Genetic alterations of malignant pleural mesothelioma: association to tumor heterogeneity and overall survival.

Molecular Oncology 2020 February 21 [Link]

Quetel L, Meiller C, Assié JB, Blum Y, Imbeaud S, Montagne F, Tranchant R, de Wolf J, Caruso S, Copin MC, Hofman V, Gibault L, Badoual C, Pintilie E, Hofman P, Monnet I, Scherpereel A, Le Pimpec-Barthes F1, Zucman-Rossi J, Jaurand MC, Jean D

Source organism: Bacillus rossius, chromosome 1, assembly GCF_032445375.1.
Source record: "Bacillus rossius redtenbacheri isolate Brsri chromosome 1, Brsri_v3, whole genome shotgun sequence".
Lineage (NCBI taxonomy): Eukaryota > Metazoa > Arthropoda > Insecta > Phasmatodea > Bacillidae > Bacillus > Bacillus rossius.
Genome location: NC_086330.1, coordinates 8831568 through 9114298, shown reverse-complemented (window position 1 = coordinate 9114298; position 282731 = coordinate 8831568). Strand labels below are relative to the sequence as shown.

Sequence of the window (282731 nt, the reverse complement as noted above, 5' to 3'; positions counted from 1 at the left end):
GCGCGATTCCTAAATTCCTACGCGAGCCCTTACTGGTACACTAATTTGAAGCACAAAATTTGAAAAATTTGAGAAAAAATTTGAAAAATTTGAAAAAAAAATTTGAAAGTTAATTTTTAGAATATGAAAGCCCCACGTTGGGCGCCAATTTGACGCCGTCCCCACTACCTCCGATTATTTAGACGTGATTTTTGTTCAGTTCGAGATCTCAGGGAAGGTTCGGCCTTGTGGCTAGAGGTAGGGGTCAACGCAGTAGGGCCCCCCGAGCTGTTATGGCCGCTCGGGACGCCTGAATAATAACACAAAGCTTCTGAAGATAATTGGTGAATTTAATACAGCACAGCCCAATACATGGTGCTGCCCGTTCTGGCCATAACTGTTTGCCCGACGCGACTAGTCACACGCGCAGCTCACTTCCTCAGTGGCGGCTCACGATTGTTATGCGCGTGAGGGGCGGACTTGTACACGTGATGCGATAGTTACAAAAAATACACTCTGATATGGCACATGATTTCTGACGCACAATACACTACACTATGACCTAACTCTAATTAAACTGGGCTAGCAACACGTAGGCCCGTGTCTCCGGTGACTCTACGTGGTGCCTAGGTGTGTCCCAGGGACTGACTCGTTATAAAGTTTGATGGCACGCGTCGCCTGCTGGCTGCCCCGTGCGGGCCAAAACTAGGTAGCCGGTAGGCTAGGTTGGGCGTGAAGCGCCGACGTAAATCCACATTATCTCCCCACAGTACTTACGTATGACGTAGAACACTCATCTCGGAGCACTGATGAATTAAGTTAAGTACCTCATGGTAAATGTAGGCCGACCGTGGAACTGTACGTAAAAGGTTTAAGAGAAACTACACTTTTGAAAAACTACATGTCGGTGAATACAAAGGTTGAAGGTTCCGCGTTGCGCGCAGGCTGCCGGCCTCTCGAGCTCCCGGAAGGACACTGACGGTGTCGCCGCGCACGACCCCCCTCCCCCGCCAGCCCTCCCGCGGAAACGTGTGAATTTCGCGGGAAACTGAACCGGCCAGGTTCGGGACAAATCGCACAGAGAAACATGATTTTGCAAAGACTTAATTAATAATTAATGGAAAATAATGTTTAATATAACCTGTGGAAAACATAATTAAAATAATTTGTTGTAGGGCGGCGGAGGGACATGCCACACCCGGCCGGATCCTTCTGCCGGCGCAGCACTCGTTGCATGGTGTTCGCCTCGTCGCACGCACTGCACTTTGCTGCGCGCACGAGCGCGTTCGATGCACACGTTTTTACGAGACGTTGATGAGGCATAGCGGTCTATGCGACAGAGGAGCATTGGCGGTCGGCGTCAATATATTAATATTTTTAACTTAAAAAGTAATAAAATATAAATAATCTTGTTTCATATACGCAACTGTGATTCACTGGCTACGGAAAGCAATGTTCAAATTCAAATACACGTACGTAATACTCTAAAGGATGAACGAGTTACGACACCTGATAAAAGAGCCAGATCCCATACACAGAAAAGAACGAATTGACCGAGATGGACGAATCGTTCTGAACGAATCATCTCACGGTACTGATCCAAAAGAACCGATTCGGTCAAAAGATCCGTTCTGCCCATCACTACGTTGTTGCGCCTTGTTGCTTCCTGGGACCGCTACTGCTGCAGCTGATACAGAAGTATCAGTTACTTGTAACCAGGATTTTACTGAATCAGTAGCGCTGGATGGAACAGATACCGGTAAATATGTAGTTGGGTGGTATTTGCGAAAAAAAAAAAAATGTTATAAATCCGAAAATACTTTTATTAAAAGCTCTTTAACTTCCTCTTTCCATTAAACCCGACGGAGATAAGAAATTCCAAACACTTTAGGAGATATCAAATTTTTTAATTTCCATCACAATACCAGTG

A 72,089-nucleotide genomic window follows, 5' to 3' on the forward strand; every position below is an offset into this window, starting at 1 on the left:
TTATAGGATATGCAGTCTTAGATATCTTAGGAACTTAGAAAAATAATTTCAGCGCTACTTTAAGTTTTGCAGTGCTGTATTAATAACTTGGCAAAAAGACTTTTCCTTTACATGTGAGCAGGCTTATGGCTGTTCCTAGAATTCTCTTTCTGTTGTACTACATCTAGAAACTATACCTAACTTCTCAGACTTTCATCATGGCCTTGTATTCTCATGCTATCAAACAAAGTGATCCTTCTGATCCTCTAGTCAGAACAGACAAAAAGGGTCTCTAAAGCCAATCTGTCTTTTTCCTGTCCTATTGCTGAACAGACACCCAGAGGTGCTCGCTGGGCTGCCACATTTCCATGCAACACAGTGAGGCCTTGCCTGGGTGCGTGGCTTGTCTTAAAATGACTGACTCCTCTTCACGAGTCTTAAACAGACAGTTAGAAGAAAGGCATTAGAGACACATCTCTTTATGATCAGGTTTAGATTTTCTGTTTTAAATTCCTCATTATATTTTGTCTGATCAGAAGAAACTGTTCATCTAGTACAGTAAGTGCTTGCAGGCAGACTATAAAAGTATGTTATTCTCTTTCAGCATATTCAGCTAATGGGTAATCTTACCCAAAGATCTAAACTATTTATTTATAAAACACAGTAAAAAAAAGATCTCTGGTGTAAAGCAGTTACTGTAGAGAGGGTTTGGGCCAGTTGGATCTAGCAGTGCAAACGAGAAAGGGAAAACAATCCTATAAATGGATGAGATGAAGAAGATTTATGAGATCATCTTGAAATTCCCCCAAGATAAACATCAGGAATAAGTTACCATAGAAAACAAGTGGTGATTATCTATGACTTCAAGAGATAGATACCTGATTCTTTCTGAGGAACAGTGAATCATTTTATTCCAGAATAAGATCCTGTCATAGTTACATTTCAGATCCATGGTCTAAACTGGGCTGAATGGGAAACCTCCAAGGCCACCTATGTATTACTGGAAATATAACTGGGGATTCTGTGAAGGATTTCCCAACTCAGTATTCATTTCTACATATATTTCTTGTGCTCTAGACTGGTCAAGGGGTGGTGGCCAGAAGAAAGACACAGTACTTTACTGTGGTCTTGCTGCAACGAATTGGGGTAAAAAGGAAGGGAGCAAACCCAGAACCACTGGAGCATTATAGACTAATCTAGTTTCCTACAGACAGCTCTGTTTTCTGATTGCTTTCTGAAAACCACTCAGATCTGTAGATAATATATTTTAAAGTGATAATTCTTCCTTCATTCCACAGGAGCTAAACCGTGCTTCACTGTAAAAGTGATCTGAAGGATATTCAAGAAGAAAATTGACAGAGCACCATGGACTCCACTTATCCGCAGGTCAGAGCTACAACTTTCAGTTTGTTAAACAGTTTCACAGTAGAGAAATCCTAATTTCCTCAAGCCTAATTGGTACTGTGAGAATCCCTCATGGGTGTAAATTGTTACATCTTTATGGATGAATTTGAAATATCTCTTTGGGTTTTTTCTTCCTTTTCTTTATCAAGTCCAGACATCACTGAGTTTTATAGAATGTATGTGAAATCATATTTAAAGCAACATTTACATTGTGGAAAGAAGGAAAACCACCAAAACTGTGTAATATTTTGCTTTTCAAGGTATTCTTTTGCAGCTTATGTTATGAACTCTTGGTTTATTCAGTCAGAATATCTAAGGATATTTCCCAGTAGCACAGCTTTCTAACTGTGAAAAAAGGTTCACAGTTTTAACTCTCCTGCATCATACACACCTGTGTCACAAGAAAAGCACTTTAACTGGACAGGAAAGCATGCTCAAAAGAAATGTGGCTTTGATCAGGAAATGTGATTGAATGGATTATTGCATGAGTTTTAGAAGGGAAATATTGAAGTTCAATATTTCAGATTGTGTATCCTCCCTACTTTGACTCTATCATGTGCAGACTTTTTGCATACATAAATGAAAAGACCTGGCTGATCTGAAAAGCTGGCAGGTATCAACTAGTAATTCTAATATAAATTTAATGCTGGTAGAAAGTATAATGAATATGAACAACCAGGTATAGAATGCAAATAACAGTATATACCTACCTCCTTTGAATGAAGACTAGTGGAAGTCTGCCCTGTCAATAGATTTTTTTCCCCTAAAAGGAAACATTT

Development of precision medicine for malignant pleural mesothelioma (MPM) requires a deep knowledge of tumor heterogeneity. Histologic and molecular classifications and histo-molecular gradients have been proposed to describe heterogeneity, but a deeper understanding of gene mutations in the context of MPM heterogeneity is required and the associations between mutations and clinical data need to be refined. We characterized genetic alterations on one of the largest MPM series (266 tumor samples), well-annotated with histologic, molecular and clinical data of patients. Targeted next generation sequencing was performed focusing on the major MPM mutated genes and the TERT promoter. Molecular heterogeneity was characterized using predictors allowing classification of each tumor into the previously described molecular subtypes and the determination of the proportion of epithelioïd-like and sarcomatoïd-like components (E/S.scores). The mutation frequencies are consistent with literature data, but this study emphasized that TERT promoter, not considered by previous large sequencing studies, was the third locus most affected by mutations in MPM. Mutations in TERT promoter, NF2 and LATS2 were more frequent in non-epithelioid MPM and positively associated to the S.score. BAP1, NF2, TERT promoter, TP53 and SETD2 mutations were enriched in some molecular subtypes. NF2 mutation rate was higher in asbestos unexposed patient. TERT promoter, NF2 and TP53 mutations were associated with a poorer overall survival. Our findings lead to a better characterization of MPM heterogeneity by identifying new significant associations between mutational status and histologic and molecular heterogeneity. Strikingly, we highlight the strong association between new mutations and overall survival.